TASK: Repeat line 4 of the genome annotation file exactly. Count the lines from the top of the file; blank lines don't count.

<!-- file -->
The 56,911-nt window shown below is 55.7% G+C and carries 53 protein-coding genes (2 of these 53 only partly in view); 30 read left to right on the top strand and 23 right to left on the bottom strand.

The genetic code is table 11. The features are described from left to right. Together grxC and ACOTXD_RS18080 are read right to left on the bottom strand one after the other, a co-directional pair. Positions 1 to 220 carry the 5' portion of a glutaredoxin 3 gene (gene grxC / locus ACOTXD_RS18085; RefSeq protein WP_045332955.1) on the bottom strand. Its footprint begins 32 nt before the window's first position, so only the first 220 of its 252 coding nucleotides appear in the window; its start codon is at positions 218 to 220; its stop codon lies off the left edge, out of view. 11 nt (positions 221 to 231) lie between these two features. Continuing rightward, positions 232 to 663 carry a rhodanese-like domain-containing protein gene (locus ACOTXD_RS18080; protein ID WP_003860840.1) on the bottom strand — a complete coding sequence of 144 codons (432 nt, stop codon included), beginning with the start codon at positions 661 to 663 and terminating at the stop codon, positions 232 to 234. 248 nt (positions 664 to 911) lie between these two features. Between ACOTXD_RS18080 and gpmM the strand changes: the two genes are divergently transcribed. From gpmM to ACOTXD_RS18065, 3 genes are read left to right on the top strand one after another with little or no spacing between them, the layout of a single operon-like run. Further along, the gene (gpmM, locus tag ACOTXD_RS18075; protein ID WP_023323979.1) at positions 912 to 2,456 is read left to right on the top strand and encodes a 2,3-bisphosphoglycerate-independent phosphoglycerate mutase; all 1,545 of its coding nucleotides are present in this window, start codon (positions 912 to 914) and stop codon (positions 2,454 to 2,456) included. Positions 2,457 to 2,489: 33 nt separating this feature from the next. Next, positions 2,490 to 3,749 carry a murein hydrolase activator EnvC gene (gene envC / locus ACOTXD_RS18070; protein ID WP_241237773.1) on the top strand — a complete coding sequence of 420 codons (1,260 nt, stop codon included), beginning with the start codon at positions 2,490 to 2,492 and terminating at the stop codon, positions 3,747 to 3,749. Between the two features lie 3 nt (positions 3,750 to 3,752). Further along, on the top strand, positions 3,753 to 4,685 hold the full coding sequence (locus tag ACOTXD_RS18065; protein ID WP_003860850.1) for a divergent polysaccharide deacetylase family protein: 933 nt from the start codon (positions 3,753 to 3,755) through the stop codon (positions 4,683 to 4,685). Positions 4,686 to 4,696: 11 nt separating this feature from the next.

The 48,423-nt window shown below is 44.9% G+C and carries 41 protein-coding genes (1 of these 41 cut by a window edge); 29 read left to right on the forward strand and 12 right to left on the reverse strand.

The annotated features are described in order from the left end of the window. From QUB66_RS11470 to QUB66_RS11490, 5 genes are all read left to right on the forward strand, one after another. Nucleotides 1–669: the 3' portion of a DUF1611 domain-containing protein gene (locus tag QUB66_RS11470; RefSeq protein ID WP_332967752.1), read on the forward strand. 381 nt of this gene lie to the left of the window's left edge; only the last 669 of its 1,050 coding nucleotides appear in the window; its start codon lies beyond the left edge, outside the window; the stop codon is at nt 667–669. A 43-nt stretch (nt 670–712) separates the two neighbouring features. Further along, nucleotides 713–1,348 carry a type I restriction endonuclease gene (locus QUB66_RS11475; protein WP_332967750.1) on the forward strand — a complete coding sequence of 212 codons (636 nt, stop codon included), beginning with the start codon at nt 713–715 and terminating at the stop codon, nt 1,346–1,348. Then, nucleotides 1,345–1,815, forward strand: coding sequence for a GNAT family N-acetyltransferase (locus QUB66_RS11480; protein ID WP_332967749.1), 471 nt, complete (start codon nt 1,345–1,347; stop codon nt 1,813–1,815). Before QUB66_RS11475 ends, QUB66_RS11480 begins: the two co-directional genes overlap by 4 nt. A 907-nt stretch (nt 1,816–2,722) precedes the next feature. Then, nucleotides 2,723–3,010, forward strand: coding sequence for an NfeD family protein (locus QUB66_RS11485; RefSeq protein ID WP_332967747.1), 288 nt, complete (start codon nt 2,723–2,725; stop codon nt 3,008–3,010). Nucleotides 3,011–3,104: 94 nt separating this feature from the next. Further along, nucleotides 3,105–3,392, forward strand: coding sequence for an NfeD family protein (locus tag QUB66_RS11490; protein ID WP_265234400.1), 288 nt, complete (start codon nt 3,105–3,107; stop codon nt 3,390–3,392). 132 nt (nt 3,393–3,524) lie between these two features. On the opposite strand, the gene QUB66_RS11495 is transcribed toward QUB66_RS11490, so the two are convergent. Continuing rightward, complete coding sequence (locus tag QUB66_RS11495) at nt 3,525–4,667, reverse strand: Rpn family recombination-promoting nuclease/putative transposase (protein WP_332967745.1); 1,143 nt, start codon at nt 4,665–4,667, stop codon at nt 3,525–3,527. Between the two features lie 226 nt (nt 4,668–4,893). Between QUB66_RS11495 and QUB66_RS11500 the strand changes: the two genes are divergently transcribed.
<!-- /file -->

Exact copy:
The annotated features are described in order from the left end of the window. From QUB66_RS11470 to QUB66_RS11490, 5 genes are all read left to right on the forward strand, one after another. Nucleotides 1–669: the 3' portion of a DUF1611 domain-containing protein gene (locus tag QUB66_RS11470; RefSeq protein ID WP_332967752.1), read on the forward strand. 381 nt of this gene lie to the left of the window's left edge; only the last 669 of its 1,050 coding nucleotides appear in the window; its start codon lies beyond the left edge, outside the window; the stop codon is at nt 667–669. A 43-nt stretch (nt 670–712) separates the two neighbouring features. Further along, nucleotides 713–1,348 carry a type I restriction endonuclease gene (locus QUB66_RS11475; protein WP_332967750.1) on the forward strand — a complete coding sequence of 212 codons (636 nt, stop codon included), beginning with the start codon at nt 713–715 and terminating at the stop codon, nt 1,346–1,348. Then, nucleotides 1,345–1,815, forward strand: coding sequence for a GNAT family N-acetyltransferase (locus QUB66_RS11480; protein ID WP_332967749.1), 471 nt, complete (start codon nt 1,345–1,347; stop codon nt 1,813–1,815). Before QUB66_RS11475 ends, QUB66_RS11480 begins: the two co-directional genes overlap by 4 nt. A 907-nt stretch (nt 1,816–2,722) precedes the next feature. Then, nucleotides 2,723–3,010, forward strand: coding sequence for an NfeD family protein (locus QUB66_RS11485; RefSeq protein ID WP_332967747.1), 288 nt, complete (start codon nt 2,723–2,725; stop codon nt 3,008–3,010). Nucleotides 3,011–3,104: 94 nt separating this feature from the next. Further along, nucleotides 3,105–3,392, forward strand: coding sequence for an NfeD family protein (locus tag QUB66_RS11490; protein ID WP_265234400.1), 288 nt, complete (start codon nt 3,105–3,107; stop codon nt 3,390–3,392). 132 nt (nt 3,393–3,524) lie between these two features. On the opposite strand, the gene QUB66_RS11495 is transcribed toward QUB66_RS11490, so the two are convergent. Continuing rightward, complete coding sequence (locus tag QUB66_RS11495) at nt 3,525–4,667, reverse strand: Rpn family recombination-promoting nuclease/putative transposase (protein WP_332967745.1); 1,143 nt, start codon at nt 4,665–4,667, stop codon at nt 3,525–3,527. Between the two features lie 226 nt (nt 4,668–4,893). Between QUB66_RS11495 and QUB66_RS11500 the strand changes: the two genes are divergently transcribed.